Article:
Germany is falling out of love with economic orthodoxy

Growing numbers of policymakers and voters back increased investment at home

Simon Tilford

Work on the construction site of the Stuttgart 21 railway project continues at the main station in Stuttgart, southwestern Germany, on August 13, 2019. - The controversial construction project Stuttgart 21 will replace the current terminus station with an underground through station. (Photo by THOMAS KIENZLE / AFP) (Photo credit should read THOMAS KIENZLE/AFP via Getty Images)
Workers build the Stuttgart 21 railway project. Germany’s leading business lobby and trade union federation recently called for a €450bn public investment package © Thomas Kienzle/AFP/Getty



Many instinctively see Germany as a fairer, less market-driven economy than, say, the US or UK.

And they are partly right: the German state redistributes more than the British one, and far more than the US one. But Germany has also been the driving force behind the dominant economic orthodoxy in Europe over the past 20 years: balanced budgets, deep-seated scepticism about the role of the state in the economy and a strong focus on export competitiveness.

Is this now changing? And what could it mean for Germany and Europe as a whole?

Outsiders have long expressed frustration at the apparently strong consensus in Germany over economic policymaking. For the best part of 20 years, there has been little to separate the Christian Democrats and Social Democrats. For successive US governments, Germany has been seen as a significant cause of global imbalances through its unsustainably high export surplus. For many Europeans, Germany’s obsession with fiscal probity and trade competitiveness has hindered attempts to confront the challenges facing the eurozone.

The signs are now multiplying that change could be afoot, not least because the country’s economic prospects have worsened sharply. The global slowdown is hitting demand for German exports, while years of fiscal constraint have lowered economic potential; the country’s infrastructure and skills base urgently need upgrading.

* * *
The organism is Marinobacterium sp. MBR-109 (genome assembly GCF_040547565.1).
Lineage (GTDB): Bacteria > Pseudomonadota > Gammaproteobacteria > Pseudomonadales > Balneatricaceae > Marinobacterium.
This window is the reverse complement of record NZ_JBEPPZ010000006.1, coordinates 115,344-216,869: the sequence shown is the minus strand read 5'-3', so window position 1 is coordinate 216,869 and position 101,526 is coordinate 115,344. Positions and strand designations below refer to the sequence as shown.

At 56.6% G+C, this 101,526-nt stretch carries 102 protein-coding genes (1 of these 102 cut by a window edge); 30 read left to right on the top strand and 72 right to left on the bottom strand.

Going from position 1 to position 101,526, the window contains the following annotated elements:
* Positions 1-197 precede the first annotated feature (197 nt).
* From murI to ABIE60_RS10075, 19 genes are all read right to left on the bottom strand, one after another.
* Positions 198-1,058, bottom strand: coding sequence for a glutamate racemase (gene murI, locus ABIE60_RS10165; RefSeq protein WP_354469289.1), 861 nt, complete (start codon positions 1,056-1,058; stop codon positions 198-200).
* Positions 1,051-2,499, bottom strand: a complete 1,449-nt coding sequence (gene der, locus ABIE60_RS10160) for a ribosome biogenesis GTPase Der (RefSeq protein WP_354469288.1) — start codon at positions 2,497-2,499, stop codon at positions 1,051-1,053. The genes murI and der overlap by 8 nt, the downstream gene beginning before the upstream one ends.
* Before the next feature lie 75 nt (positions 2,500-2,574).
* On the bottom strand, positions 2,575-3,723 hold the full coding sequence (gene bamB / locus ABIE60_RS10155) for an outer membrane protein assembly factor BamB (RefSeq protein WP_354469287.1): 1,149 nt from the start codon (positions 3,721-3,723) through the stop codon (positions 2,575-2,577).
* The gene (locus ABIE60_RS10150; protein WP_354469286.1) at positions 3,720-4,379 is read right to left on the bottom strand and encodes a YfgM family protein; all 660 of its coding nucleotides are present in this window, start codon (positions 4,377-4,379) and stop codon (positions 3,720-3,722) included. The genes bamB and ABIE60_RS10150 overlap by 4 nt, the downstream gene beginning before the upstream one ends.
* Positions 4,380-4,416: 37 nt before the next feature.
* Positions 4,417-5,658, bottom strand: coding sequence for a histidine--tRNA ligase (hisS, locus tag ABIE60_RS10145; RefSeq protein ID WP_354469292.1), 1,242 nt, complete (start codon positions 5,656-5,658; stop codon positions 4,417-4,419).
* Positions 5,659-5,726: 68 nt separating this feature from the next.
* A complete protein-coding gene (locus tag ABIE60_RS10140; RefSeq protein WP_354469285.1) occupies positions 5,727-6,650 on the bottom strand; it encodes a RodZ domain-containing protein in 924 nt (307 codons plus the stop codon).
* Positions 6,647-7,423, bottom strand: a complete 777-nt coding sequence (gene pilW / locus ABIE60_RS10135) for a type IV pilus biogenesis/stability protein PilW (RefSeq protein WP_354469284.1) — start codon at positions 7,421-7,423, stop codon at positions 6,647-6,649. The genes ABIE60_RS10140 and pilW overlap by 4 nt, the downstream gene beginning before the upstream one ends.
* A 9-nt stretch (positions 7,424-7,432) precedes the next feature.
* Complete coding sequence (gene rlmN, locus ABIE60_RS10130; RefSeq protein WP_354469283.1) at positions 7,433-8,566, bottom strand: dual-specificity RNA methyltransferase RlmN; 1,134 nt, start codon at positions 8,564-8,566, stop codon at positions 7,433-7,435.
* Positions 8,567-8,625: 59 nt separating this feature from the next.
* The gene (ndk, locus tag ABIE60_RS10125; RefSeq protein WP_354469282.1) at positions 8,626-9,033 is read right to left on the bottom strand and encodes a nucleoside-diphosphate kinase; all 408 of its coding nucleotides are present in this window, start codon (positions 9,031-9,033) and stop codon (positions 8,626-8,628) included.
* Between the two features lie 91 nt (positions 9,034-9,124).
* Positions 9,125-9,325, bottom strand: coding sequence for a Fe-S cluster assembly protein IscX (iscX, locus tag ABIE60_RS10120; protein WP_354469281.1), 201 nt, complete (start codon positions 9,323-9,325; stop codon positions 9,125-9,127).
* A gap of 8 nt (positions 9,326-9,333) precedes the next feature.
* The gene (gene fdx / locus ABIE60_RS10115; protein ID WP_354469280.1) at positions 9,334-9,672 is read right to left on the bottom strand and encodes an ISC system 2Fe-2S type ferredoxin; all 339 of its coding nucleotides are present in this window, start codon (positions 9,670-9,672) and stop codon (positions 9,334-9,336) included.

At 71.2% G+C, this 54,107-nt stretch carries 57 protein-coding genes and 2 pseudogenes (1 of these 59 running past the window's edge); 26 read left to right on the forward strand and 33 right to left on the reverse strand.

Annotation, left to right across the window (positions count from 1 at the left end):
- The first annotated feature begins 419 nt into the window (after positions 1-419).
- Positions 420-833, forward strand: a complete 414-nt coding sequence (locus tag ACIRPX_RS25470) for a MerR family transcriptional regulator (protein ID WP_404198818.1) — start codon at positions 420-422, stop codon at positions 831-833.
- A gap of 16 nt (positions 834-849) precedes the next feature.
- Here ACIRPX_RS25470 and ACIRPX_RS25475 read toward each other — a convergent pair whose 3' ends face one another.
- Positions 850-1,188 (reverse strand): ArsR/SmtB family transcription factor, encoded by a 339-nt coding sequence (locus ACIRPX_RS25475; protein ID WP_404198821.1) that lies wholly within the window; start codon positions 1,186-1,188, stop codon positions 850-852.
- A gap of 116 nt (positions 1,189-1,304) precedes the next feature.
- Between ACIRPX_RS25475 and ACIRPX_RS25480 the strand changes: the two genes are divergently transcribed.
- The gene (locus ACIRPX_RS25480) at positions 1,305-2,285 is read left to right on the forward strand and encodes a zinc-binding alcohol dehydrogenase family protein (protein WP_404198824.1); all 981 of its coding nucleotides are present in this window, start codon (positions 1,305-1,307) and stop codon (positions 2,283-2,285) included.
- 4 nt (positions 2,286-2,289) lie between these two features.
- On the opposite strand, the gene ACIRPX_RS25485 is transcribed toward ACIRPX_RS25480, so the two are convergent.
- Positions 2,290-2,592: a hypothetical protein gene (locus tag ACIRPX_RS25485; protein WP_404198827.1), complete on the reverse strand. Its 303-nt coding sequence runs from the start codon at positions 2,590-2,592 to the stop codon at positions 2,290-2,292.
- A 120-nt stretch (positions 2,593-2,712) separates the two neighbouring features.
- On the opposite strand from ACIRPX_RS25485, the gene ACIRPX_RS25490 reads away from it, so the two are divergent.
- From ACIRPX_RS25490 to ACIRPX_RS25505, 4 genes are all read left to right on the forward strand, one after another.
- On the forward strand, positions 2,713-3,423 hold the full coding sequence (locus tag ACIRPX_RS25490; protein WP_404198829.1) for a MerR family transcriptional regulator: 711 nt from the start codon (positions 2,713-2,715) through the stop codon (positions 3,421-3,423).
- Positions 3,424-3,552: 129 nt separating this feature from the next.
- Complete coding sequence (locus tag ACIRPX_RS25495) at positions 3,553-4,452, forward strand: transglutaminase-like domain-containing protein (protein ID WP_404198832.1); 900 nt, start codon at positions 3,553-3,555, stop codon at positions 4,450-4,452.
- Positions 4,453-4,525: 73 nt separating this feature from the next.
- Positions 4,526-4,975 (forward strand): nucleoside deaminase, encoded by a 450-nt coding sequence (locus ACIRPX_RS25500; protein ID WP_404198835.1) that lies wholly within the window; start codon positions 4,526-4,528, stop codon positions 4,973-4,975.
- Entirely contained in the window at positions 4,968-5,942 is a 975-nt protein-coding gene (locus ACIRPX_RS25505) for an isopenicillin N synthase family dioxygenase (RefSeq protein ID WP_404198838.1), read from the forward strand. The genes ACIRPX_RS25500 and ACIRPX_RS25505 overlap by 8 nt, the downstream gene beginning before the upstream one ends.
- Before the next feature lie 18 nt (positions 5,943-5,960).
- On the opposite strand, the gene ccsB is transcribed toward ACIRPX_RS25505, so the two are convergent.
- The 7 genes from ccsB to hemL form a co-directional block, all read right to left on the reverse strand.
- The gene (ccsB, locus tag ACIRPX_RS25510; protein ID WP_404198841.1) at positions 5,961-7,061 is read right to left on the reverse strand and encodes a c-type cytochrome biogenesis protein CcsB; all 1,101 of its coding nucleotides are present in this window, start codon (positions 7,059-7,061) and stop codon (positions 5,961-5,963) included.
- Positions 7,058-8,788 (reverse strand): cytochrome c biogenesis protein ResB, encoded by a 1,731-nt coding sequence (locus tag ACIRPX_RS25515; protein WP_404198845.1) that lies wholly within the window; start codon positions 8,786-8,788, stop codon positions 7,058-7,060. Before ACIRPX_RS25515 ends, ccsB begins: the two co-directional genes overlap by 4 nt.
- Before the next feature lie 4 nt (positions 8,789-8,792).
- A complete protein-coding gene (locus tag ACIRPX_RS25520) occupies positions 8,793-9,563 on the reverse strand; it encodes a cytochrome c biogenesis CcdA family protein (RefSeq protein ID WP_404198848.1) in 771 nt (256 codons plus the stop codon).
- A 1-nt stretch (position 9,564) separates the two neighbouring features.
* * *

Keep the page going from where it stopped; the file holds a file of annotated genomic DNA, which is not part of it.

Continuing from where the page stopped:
Last week, Germany’s leading business lobby, the BDI, together with the trade union federation, issued a joint call for a €450bn public investment package. The hitherto robust orthodox consensus among the country’s Council of Economic Experts — an academic body that advises German policymakers — is crumbling.

And there is even a new readiness to acknowledge the risks of the country’s export dependence.

But the real reason that change could be in the offing is that Germans themselves appear to have had enough.

A large new poll of Germans’ attitudes to government and the economy commissioned by Forum for a New Economy threw up some striking results, suggesting that a large majority could support a much less “German” economic policy agenda. The survey revealed overwhelming support for more public spending, including a surprising degree of support for this to be financed through debt.

Four-fifths of those surveyed believe that business has too much influence over government policy; a similar proportion think privatisation has gone too far. Little more than a third believe that Germany’s social market economy is producing socially just outcomes, and 80 per cent want the state to provide greater protection to those affected by globalisation or technological change.

What this suggests is that Germany is far from immune to the problems we see in the US and UK, where large numbers of people have lost trust in those countries’ economic systems. In Germany’s case, this has led to a surge of support for the populist rightwing Alternative for Germany in struggling regions, contributing to the worsening crisis of the two main political parties.

At 15 per cent in the polls, the SPD appears to have little to lose, and there does indeed seem to be an increasing willingness within the party to question the orthodox consensus. The CDU has doggedly clung to its mantra of whatever is best for business is best for the economy as a whole, but now even influential figures close to the party are starting to entertain doubts.

But perhaps the determining factor will be what happens to the economy. Germany has formidable strengths but now faces mounting challenges.

The factors that underpinned its heavily export-dependent recovery from the financial crisis — strong growth in China, booming global demand for cars and investment goods German companies specialise in — has gone into reverse, helping to explain why industrial production is down 5 per cent in a year.

Output in the crucial automotive sector declined by 12 per cent in the first half of this year. All this is contributing to a growing sense that the country needs policies focused on boosting domestic consumption and investment.

Could this all be good news for Europe? Weak global trade and persistent trade tensions will emphasise the importance of a healthy European economy to Germany. This could persuade the country to end its opposition to reforms — such as more risk-sharing and a major common budget — needed to improve the eurozone’s economic performance.

Trying to discern a shift away from Germany’s economic orthodoxy can sometimes feel like waiting for Godot. But the country’s economic policy has undergone profound shifts before, such as the embrace almost 40 years ago of market liberalism and small-state ideology.

We could be on the cusp of another paradigm shift.


The writer is the co-founder of Forum for a New Economy. His co-author, Thomas Fricke, is the forum’s director

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